There's hope, but it's an uphill battle, especially if nobody realizes the database design is horrible. You can try to abstract the nastiness away with abstraction layers, but chances are it won't be worth the battle. My advice would be to create enough abstractions over the database that the application itself is clean and properly designed; that way if ...


25

I've answered a similar question here before so this might be considered a duplicate. Basically, you're not going to get signoff to do a "refactoring effort". The way you make the code cleaner is to follow the boy scout rule: always leave code cleaner when you leave it than when you arrived. Just like paying down real debt can seem like an insurmountable ...


24

Technical debt is just an abstract idea that, somewhere along the lines of designing, building, testing, and maintaining a system, certain decisions were made such that the product has become more difficult to test and maintain. Having more technical debt means that it will become more difficult to continue to develop a system - you either need to cope with ...


23

First thing to do is change the wording. Calling it "technical debt" gives management the idea that allowing it is an investment of some sort — when really it's more like a virus. (I'm like the Dave Ramsey of technical debt.) Allowing it to go unpaid comes with a huge cost which can't be seen or easily quantified. List problems such as the following ...


22

I think the answer here is fairly simple - the key feature of technical debt is that its something we incur by choice. We choose to make architectural, design or implementation decisions that we expect will cause us issues later in order to achieve specific objectives sooner. A bug is not something we choose to have in our code - so de-facto its not ...


21

I can give you one example from my experience. About 10 or 12 years ago I inherited an application from a team of developers that ended up leaving the company (too long to get into here...). The system was a large home-grown middleware report generation system. It ran every week night and generated about 2 dozen Excel reports for senior executives of a ...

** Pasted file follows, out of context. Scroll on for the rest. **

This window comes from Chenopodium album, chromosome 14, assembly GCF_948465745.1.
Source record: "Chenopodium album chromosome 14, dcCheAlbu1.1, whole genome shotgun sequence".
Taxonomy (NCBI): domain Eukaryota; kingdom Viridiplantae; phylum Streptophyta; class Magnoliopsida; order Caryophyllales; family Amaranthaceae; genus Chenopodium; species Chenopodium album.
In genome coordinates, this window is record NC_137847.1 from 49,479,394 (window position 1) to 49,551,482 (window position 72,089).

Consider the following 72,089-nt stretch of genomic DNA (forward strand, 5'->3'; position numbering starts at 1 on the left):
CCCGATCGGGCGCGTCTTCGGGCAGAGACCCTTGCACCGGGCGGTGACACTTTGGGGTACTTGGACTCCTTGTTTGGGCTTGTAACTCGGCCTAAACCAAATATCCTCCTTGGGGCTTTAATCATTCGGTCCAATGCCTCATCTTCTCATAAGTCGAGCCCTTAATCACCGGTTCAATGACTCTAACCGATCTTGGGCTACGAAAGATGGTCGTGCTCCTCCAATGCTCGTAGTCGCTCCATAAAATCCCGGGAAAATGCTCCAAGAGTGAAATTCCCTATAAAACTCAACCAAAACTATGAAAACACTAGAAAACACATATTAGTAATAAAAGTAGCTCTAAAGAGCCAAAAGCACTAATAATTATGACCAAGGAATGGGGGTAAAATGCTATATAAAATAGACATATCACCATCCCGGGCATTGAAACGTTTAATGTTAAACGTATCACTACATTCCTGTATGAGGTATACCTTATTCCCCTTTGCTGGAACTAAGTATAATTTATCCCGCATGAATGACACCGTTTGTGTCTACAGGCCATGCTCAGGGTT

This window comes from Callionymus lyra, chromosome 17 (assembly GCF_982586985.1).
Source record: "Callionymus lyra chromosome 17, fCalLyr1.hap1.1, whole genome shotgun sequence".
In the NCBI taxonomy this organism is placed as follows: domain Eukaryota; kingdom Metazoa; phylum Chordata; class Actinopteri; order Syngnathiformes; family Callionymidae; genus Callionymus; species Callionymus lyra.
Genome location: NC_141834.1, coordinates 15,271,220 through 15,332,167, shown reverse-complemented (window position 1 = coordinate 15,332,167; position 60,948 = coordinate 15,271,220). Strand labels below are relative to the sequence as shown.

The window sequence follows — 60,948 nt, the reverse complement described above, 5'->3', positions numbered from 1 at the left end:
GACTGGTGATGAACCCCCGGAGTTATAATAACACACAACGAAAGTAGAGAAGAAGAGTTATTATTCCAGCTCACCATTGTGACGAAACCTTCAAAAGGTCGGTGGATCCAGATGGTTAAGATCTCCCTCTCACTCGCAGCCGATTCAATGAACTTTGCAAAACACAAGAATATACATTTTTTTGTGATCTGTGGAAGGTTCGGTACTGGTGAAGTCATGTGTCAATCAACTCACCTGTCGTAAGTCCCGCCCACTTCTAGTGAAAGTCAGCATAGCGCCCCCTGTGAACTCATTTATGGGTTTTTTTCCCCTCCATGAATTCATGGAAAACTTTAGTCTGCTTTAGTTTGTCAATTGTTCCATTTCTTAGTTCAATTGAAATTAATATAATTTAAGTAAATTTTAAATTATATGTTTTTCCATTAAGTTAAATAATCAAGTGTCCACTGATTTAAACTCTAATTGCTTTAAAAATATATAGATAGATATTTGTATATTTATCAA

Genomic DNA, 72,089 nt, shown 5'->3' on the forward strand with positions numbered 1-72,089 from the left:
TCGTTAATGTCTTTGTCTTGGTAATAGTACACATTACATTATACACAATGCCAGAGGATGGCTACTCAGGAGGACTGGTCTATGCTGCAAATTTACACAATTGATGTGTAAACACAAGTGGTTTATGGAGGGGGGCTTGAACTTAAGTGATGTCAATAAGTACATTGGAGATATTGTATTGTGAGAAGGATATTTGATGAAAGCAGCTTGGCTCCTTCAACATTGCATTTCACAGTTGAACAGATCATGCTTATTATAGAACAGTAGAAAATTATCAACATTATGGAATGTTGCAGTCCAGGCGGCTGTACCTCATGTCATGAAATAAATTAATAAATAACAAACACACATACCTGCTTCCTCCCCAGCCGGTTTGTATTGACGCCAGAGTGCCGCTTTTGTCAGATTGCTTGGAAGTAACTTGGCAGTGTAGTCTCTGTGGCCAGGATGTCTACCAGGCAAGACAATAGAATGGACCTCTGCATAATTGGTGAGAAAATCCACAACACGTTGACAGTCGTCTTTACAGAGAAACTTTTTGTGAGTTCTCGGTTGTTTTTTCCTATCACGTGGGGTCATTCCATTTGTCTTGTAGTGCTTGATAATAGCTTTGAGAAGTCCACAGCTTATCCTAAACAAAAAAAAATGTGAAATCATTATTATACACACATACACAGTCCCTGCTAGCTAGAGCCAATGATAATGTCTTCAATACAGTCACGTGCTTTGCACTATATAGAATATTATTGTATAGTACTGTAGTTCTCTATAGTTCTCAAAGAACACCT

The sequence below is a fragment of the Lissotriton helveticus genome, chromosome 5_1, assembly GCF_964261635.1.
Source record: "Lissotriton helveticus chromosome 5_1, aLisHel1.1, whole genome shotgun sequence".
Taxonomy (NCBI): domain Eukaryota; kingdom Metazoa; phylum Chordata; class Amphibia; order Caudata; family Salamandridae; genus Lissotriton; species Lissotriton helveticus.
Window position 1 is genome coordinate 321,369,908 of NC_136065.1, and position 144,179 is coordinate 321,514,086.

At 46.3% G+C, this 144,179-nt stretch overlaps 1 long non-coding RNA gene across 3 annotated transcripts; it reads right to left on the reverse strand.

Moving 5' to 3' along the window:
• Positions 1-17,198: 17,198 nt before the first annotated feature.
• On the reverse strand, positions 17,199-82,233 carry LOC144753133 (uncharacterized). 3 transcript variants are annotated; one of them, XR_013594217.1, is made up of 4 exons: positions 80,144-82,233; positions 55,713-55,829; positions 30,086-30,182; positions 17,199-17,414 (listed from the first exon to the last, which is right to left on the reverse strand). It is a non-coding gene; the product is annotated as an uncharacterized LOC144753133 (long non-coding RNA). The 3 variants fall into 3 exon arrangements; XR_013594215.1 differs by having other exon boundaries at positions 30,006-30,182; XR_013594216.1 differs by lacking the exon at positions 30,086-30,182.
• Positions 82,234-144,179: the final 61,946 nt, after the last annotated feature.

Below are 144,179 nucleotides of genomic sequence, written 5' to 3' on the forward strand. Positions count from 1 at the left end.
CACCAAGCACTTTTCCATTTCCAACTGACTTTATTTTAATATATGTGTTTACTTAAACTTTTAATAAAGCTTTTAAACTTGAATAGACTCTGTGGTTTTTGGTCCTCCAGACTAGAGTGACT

21

Every time you notice something like that, enter a new ticket into your issue tracking system. Make a habit to use issue tracker as a primary tool to communicate stuff like that, because from there, it will be easy to pick, evaluate and prioritize for your senior colleagues / lead / manager / whoever is responsible for tracking the issues in your project. ...


21

I forget where I first read it, but I just wanted to echo, somewhat more forcefully, what other people have said: Shipping is a feature. There is nothing worse than that one guy who keeps "cleaning up" existing (possibly hacky, ugly, dirty) code that works perfectly well, introducing new bugs, etc. What matters in the real world is getting your job ...


20

Interestingly, all the "rockstar" programmers I ever worked with were extremely humble, keen to learn, and ready to admit that they don't know everything. Heck, many were actually outright self-deprecating, at least in light-hearted moments. I don't think I've ever met a developer who thinks their coding "can't be improved", but something tells me these ...


20

Every project leaves you smarter than you were before. After every project you will have accumulated more experience which would have been very handy when you had it from the start. I know that it is hard to not revisit everything and apply what you have learned. But remember: Perfect is the enemy of good. For the client it is always better to have a good ...


19

Your description fits Foote and Yoder's Big Ball of Mud: Over the last several years, a number of authors... have presented patterns that characterize high-level software architectures... In an ideal world, every system would be an exemplar of one or more such high-level patterns. Yet, this is not so. The architecture that actually predominates in ...


18

Yes. Technical debt (also known as design debt or code debt) is a neologistic metaphor referring to the eventual consequences of poor or evolving software architecture and software development within a codebase. Source: Wikipedia Read technical debt as something you could have avoided by having a better workflow (for example doing architecture ...


16

The only way to go fast is to go well. I saw "Uncle" Bob Martin speak on this at a conference once. Luckily, a quote of it is on line. There's no such thing as quick and dirty in software. Dirty means slow. Dirty means death. Bad code slows everyone down. You've felt it. I've felt it. We've all been slowed down by bad code. We've all been slowed ...


16

My manager has tight deadlines to meet. Most do. The current project I am working on is currently on schedule Good. Keep it that way! I've noticed a couple of quite significant areas in the code that are really badly written. (Bits of code get called two or three times, when they only need to be called once.) If that's not a major ...


15

Here is a choice my team had once. The company I worked for turned over 10million/annum. The division I joined was loosing 500K/Month, the business was financed by a security on the bosses house. Choice 1. Best practice. The whole lot..... would have bankrupted the owner. Choice 2. Major trade show in 10 weeks. 8 developers, war mode. No design, no ...